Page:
Small Law Firms

The Practice: Firing Clients

I know you were expecting a round-up of last week’s Legal Marketing Association rainbow and unicorn festival conference where this year’s theme was… well, the same as last year and the year before: “Why won’t lawyers listen to our buzz words?” Instead of a round-up of the group hug, which will only make you dumber, here’s all you need to know based on the #LMA13 Twitter feed:

Formalizing client process via increased measurement and increased services provided is making difference in accounting client satisfaction.

That comment was made after Popehat read the Twitter feed and instead of voluntarily running into the path of a fire truck, asked this question:

How will your firm embrace synergizing social leverage rebranding communication channels to market integration strategies of scale?

Of course if you didn’t go, you also missed the 4,759 announcements of:

We have another winner for our iPad giveaway! Stop by booth 300.

And that was it, buzz words and iPads. Get ready for an onslaught of marketeer emails and cold calls with game-changing new normal worthless ideas that will be criticized at next year’s conference, after you’ve paid for the marketeer to implement them in your practice.

So while all the marketeers are busy convincing you with buzz words that they have ways to get you more clients, clients, clients, I, of course, want to talk about getting rid of clients.

Can I never just jump on board and play along?

Usually, it’s the client who fires the lawyer because they are not satisfied for whatever reason. Lawyers though, are gun shy to fire clients. Lawyers fear bar complaints, malpractice suits, and negative online reviews, or they grew up being lied to taught that clients are always right. So a lawyer will put up with almost anything to keep the client.

I can only speak from 18 years of experience as a lawyer with clients, so maybe some failed lawyer with eight months’ experience or some former lawyer “selling the dream” can advise you better, but there is certain conduct that clients exhibit that should lead you to fire them.

Uncooperative clients.

“Uncooperative” doesn’t mean they disagree with you. Uncooperative, in the “fire the client” sense, means clients who miss appointments, are constantly late, don’t respond to communication, and believe you are on their schedule.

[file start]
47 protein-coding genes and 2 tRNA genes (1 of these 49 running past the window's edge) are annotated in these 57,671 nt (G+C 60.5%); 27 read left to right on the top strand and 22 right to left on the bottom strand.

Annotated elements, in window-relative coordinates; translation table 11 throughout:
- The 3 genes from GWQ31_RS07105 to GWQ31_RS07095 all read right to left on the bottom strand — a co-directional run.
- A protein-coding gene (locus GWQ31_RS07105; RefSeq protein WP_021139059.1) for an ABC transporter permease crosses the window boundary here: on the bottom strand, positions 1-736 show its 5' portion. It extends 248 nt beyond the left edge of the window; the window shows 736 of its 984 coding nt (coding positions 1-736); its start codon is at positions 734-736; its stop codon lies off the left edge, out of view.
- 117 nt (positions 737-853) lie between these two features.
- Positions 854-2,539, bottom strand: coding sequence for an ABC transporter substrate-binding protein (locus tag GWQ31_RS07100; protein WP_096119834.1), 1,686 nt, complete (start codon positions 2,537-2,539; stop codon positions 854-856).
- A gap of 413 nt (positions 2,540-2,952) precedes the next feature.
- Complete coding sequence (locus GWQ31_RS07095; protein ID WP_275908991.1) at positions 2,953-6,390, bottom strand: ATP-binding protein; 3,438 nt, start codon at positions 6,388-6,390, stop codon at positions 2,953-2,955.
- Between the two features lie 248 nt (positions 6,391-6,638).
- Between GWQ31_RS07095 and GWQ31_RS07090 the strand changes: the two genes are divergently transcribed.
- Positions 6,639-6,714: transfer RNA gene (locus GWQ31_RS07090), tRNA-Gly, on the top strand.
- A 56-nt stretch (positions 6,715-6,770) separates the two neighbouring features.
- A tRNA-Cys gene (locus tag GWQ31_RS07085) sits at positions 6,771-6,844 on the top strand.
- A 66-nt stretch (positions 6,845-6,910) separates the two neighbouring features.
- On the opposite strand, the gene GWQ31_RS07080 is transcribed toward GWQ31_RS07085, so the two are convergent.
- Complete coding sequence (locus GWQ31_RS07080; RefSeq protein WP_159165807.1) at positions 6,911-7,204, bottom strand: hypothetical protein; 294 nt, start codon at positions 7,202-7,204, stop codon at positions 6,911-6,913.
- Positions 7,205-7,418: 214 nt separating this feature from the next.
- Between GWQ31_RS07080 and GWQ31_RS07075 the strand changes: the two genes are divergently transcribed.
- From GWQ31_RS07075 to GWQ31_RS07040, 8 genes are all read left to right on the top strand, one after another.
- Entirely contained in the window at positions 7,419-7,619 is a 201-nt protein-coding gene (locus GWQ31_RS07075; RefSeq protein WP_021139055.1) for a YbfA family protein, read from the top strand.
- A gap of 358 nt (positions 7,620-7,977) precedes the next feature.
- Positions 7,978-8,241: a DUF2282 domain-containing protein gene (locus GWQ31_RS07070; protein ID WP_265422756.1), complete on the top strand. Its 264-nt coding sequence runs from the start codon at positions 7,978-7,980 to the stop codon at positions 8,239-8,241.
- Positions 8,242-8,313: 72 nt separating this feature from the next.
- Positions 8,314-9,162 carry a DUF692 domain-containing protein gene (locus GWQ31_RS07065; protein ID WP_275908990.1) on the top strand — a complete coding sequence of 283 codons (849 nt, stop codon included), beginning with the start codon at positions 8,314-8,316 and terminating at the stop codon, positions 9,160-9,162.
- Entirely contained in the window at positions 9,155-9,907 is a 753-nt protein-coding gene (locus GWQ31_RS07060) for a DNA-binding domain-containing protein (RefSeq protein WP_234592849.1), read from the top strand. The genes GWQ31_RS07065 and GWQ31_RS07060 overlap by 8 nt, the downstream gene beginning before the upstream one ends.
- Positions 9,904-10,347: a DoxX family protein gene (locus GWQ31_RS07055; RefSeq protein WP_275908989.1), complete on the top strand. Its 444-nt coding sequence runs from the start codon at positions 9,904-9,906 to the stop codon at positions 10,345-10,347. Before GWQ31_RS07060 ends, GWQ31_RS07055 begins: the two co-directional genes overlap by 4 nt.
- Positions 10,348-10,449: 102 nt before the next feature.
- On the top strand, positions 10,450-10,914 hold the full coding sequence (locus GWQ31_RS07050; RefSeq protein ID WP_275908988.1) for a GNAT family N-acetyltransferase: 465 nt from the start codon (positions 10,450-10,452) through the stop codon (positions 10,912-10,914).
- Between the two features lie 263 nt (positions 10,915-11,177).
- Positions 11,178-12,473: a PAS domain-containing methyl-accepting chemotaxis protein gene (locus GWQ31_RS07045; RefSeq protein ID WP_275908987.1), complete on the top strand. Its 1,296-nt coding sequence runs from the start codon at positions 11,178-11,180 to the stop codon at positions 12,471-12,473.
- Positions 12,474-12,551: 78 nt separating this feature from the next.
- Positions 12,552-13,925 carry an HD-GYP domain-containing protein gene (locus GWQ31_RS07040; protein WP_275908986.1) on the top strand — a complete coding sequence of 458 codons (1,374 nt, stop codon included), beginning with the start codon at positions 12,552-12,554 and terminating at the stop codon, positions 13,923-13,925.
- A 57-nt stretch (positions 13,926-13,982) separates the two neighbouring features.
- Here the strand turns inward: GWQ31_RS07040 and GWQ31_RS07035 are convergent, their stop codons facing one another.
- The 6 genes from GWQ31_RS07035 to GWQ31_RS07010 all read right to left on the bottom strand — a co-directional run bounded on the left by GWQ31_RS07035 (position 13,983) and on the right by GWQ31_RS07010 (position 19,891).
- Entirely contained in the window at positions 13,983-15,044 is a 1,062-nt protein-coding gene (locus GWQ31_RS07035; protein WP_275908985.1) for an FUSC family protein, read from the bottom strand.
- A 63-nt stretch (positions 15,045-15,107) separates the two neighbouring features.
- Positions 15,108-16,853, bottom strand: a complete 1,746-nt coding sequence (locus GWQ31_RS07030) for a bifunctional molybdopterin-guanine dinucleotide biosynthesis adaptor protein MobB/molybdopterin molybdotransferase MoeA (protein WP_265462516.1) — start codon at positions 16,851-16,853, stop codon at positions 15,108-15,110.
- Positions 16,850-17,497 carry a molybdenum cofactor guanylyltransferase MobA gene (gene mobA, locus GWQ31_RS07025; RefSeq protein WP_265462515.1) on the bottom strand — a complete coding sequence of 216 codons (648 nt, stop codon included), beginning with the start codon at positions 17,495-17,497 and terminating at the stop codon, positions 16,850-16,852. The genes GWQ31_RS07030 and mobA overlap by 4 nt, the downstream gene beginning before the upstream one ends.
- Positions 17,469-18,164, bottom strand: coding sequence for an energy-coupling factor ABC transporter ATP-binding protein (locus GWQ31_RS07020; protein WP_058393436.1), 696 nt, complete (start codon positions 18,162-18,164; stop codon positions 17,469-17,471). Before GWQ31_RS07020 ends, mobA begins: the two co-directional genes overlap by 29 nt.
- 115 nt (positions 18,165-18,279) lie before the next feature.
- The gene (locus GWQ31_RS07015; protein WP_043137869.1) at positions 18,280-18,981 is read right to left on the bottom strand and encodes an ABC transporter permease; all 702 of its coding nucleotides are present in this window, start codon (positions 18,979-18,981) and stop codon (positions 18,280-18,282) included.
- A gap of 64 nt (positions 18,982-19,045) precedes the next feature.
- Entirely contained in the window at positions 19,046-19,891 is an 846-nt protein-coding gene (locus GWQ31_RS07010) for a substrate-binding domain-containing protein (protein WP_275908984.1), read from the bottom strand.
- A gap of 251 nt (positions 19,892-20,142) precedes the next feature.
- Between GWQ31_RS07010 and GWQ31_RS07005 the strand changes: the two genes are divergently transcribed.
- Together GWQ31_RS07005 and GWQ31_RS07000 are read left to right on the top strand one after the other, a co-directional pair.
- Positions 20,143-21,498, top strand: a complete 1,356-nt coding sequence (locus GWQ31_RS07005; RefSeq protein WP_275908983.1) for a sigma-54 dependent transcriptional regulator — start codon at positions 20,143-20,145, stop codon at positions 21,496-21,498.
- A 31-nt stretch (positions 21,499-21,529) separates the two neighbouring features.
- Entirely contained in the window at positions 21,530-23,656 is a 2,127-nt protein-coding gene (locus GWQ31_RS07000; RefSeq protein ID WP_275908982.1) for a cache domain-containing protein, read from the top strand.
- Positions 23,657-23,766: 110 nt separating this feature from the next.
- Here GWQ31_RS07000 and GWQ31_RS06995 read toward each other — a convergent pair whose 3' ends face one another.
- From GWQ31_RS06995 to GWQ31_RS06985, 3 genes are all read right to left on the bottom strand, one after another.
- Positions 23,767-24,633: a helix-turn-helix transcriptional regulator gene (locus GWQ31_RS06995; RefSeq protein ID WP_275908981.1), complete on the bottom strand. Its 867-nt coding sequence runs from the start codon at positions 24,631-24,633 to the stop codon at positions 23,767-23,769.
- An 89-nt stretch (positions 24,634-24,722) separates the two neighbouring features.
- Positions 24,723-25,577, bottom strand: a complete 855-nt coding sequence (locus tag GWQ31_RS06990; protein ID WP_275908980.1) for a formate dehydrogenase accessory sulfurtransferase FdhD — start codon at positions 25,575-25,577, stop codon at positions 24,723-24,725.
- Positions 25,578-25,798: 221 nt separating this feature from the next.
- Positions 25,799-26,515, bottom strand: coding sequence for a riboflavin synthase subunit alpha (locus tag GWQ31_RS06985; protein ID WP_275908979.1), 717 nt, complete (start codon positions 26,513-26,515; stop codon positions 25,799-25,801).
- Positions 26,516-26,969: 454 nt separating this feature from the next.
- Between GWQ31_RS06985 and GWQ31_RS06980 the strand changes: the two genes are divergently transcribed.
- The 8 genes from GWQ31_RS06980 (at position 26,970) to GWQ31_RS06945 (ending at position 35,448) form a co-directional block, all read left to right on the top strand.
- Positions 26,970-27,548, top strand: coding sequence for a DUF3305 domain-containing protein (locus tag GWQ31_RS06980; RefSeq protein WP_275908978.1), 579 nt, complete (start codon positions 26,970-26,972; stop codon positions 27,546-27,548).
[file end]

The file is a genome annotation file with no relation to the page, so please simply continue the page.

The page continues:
I think every retainer agreement should have a “client cooperation” clause. Something as simple as:

Client agrees to timely return phone calls and respond to emails (based on the agreed form of communication). Client agrees, but for emergencies, to advise of the need to reschedule appointments no less than 24 hours before the appointment. Client agrees to timely provide requested documents to avoid the need to seek repeated delays in a pending case. Failure to cooperate with the attorney, at the sole discretion of the attorney, will result in termination of this agreement, and if there is a pending court proceeding, a motion to withdraw.

You can put whatever you want (subject to ethics considerations), and use the clause to remind the client that this type of behavior is not only important to your ability to properly represent the client, but is also part of your agreement. Obviously things happen and you need to be flexible, but by having a written agreement on more than just fees, you let the client know how you expect the relationship to work.

Uncooperative clients should be fired.

Clients who have a “shadow” lawyer.

These are clients that shouldn’t be your clients in the first place but you took them on anyway. The client came in and wanted his “friend,” or worse, his brother-in-law who’s a lawyer in another state, on the phone. The lawyer doesn’t do what you do, but the client wants this other lawyer copied on everything. Every strategy you come up with has to be run by this other lawyer. Every pleading you draft is reviewed by him. He (the lawyer) says he “doesn’t want to step on your toes,” but questions every single thing you suggest, do, think of, and write. Every time you ask the client for authority to do something, he doesn’t respond right away because he’s waiting to talk to the other lawyer.